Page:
Pledging to 'Stand Up to Special Interests,' Katie Porter Announces Senate Bid

Rep. Katie Porter (D-Calif.) speaks to supporters, volunteers, and staff at an election night watch party at the Hilton Orange County Hotel on November 8, 2022 in Costa Mesa, California.

(Photo: Apu Gomes/Getty Images)

Pledging to 'Stand Up to Special Interests,' Katie Porter Announces Senate Bid

"I'll fight to protect our environment, to restore the nationwide right to an abortion, and to finally hold corporate special interests accountable to lowering costs for families," the California Democrat promised.

Democratic Congresswoman Katie Porter on Tuesday announced her 2024 campaign for U.S. Senate, just two months after winning a tight race to represent California's 47th Congressional District.

The 49-year-old "whiteboard-wielding lawmaker and progressive star" has set her sights on the seat now held by 89-year-old Sen. Dianne Feinstein (D-Calif.), who is widely expected to not seek another term, especially given recent concerns about her fitness to serve in office.

"California deserves a senator that'll fight as hard as she will for working people."

"I'm running for the U.S. Senate because Californians deserve a warrior fighting for them in Washington," Porter said in an email Tuesday. "In the House, I've stood up to leaders of both parties—as both the only Democrat to oppose earmarks and as one of just a dozen members of Congress to reject lobbyist and corporate PAC money."

"I'm not a career politician. I'm a single mom of three school-aged kids in Orange County and I drive a minivan," added the lawmaker, known for her "OVRSITE" license plate. "Plenty of people know me as the 'woman with the whiteboard.' I've used it to break down the math behind important issues, like how corporate greed is driving inflation and how pharmaceutical companies are ripping off patients."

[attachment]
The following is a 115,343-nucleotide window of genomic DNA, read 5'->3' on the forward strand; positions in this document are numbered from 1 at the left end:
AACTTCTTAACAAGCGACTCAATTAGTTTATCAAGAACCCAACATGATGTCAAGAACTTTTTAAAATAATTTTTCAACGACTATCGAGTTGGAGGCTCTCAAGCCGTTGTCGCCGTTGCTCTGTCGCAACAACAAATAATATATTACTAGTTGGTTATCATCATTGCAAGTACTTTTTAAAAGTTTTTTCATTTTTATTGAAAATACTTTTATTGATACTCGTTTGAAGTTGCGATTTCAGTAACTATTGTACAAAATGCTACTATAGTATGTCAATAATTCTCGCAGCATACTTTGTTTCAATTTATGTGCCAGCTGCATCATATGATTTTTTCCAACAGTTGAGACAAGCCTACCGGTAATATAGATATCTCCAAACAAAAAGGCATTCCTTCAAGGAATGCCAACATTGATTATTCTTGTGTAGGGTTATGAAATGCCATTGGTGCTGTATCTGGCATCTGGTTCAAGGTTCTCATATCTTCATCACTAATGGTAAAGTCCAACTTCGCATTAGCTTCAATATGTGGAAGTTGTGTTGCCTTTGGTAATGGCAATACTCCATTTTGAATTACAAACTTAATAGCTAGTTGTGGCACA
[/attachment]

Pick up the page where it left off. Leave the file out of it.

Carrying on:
As a member of the House Natural Resources and Oversight and Reform committees, Porter has garnered national attention for using props—from her famous whiteboard to candy in clear jars—to grill pharmaceutical and fossil fuel industry executives during congressional hearings. She is deputy chair of the Congressional Progressive Caucus.

Before her 2018 House election, Porter attended Yale University and Harvard Law School, where she studied under Sen. Elizabeth Warren (D-Mass.), a renowned bankruptcy professor. Porter went on to work as a consumer protection attorney and teach at multiple universities. In 2012, she was appointed by then-California Attorney General Kamala Harris—now the vice president—to monitor the nation's five big banks following multibillion-dollar mortgage servicing settlement.

"Our work helped tens of thousands of Californians move forward with their lives," Porter recalled of her efforts to serve homeowners. "But for so many families across the country, the harm had already been done. Politicians in Washington bailed out the banks in a matter of days, but middle-class families waited years for help from Washington—help that never came."